the cards, looking for patterns.
Across the room, Nathan Veloric, 23, studies a
list of numbers, looking for any two in a row
that add up to nine. With tight-lipped
determination, he scrawls a circle around one
pair as his trainer holds a stopwatch to time
him. Halfway through the 50 seconds allotted to
complete the exercise, a ruckus comes from the center of the room.
“Nathan’s here!” shouts Vanessa Maia, another
trainer. Approaching him with a teasing grin, she
claps her hands like an annoying little sister.
“Distraction!” she shouts. “Distraction!”
There is purpose behind the silliness. Ms. Maia
is challenging the trainees to stay focused on
their tasks in the face of whatever distractions
may be out there, whether Twitter feeds, the
latest Tumblr posting or old-fashioned classroom commotion.
On this Wednesday evening at the Upper Montclair,
N.J., outlet of LearningRx, a chain of 83 “brain
training” franchises across the United States,
the goal is to improve cognitive skills.
LearningRx is one of a growing number of such
commercial services some online, others offered
by psychologists. Unlike traditional tutoring
services that seek to help students master a
subject, brain training purports to enhance
comprehension and the ability to analyze and
mentally manipulate concepts, images, sounds and
instructions. In a word, it seeks to make students smarter.
© 2012 The New York Times Company
Remember It Well: A New Type of On-Switch for Memory
By Gary Stix
Nicotine enhances the ability to focus and
remember. The alkaloid acts in a similar manner
to the brain’s own signaling molecule,
acetylcholine. It interacts with eponymous
receptors on the surface of nerve cells to regulate signaling in the brain.
The role of the nicotinic-acetylcholine receptors
throughout the central nervous system is so
wide-ranging that new discoveries about the
molecule continue apace. A recent study
published in Nature Neuroscience found that one
type of nicotinic receptor acts as a key element
in a cell that appears to perform a critical function in regulating memory.
A team of researchersled by one group from
Uppsala University in Sweden and another from Rio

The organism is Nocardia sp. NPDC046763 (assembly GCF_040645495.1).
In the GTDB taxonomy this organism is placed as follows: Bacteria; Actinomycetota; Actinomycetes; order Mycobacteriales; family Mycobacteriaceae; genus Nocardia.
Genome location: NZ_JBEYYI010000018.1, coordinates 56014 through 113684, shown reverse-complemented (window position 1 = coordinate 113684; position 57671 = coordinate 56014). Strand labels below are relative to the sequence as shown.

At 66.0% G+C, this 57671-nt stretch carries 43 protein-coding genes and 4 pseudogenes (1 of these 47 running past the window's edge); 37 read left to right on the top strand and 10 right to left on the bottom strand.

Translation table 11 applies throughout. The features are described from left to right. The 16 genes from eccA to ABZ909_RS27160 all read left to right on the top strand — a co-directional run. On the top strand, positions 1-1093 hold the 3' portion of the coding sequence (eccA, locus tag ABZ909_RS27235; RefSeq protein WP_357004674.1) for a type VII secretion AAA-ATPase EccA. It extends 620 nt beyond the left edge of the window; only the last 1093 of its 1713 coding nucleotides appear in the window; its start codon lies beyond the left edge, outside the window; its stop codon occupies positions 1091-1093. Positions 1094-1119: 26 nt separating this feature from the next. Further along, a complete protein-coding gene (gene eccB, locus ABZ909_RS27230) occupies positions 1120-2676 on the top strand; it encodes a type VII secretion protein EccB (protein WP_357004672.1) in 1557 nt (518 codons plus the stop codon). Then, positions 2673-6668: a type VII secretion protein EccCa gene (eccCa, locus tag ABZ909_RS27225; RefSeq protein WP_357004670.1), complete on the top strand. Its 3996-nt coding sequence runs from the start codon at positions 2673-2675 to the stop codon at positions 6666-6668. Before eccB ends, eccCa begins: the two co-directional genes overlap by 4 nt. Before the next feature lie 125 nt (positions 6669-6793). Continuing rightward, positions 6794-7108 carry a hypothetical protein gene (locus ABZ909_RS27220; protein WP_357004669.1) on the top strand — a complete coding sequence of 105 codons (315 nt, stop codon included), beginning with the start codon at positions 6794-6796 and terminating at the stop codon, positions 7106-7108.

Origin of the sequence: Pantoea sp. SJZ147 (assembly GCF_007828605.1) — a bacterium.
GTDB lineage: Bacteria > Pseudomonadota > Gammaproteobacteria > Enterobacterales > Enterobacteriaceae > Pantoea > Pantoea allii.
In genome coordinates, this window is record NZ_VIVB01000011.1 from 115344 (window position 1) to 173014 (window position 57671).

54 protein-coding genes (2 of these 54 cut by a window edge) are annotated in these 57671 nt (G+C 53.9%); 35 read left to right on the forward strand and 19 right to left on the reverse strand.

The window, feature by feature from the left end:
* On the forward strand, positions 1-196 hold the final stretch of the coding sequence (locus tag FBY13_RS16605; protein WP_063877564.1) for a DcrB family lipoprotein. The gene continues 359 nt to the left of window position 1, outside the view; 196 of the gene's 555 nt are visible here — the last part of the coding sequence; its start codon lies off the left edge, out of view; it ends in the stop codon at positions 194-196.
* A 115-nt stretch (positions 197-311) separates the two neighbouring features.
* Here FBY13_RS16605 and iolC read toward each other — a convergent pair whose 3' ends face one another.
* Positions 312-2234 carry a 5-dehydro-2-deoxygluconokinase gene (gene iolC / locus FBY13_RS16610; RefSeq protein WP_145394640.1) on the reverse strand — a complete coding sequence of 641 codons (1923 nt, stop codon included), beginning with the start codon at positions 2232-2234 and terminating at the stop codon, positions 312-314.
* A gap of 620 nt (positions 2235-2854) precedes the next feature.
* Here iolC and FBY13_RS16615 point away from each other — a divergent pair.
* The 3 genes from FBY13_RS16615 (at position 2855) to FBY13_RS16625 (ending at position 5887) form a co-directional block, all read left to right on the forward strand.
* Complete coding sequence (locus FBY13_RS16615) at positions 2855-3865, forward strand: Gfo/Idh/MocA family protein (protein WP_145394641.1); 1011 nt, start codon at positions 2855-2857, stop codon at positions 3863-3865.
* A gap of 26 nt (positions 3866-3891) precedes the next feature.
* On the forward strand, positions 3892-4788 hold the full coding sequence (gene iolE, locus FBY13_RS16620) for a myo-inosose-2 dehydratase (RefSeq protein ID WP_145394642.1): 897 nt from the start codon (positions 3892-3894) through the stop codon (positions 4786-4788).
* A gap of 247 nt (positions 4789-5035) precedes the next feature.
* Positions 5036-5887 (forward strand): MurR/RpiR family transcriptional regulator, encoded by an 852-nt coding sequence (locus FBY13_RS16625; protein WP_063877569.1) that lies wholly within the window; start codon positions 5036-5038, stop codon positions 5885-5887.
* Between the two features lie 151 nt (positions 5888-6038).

Grande do Norte in Brazilfound that a type of
nicotinic receptor on a cell called oriens
lacunosum-moleculare (OLM-alpha 2) seems to be
involved in turning on a critical circuit in the
hippocampus, a brain structure involved with
memory formation. “This cell has a significant
influence on the incoming information to the
hippocampus,” says Klas Kullander from Uppsala University.
When this circuit is switched on, visual,
auditory or other inputs to the hippocampus are
targeted for additional processing of the
incoming information, perhaps a means of flagging
its importance so that it can be directed to the
cerebral cortex for long-term storage of memory.
The on-state of this circuit “prioritizes more
intense local processing of the information,”
Kullander says. “It lets the hippocampus dwell on the information longer.”
© 2012 Scientific American
Monkeys keep the beat without outside help
By Laura Sanders
Devoid of any external time cues, monkeys can
still tell time. Animals learned to move their
eyeballs once every second, a completely internal
timing feat made possible by the rhythmic
behavior of small groups of nerve cells,
researchers propose online October 30 in PLOS Biology.
Time is often measured with clues from the
environment, says study coauthor Geoffrey Ghose
of the University of Minnesota in Minneapolis. A
quick glance at a clock indicates that your
meeting will start soon, and a look outside at a
low sun tells you that it’s time to leave work.
But some time-telling abilities rely on purely
internal processes just a feeling that minutes,
hours or days have ticked by, Ghose says.
Ghose and Blaine Schneider, also of the
University of Minnesota, studied this internal
sensation of time by creating a situation in
which two monkeys had to generate their own
pattern without any outside help. The animals
were trained to switch their gaze rhythmically
between a red dot and a blue dot on a computer
screen once every second, a job that looks like
“they’re watching an extremely boring tennis match,” Ghose says.
After a while, the monkeys got good, on average
just tens of milliseconds off their tempo.
Meanwhile, the researchers used electrodes to
eavesdrop on the behavior of neurons in a part of
the brain called the lateral intraparietal area.
Earlier monkey studies found that neurons there
build up activity with time, firing messages more
and more frequently as the milliseconds tick by.
© Society for Science & the Public 2000 - 2012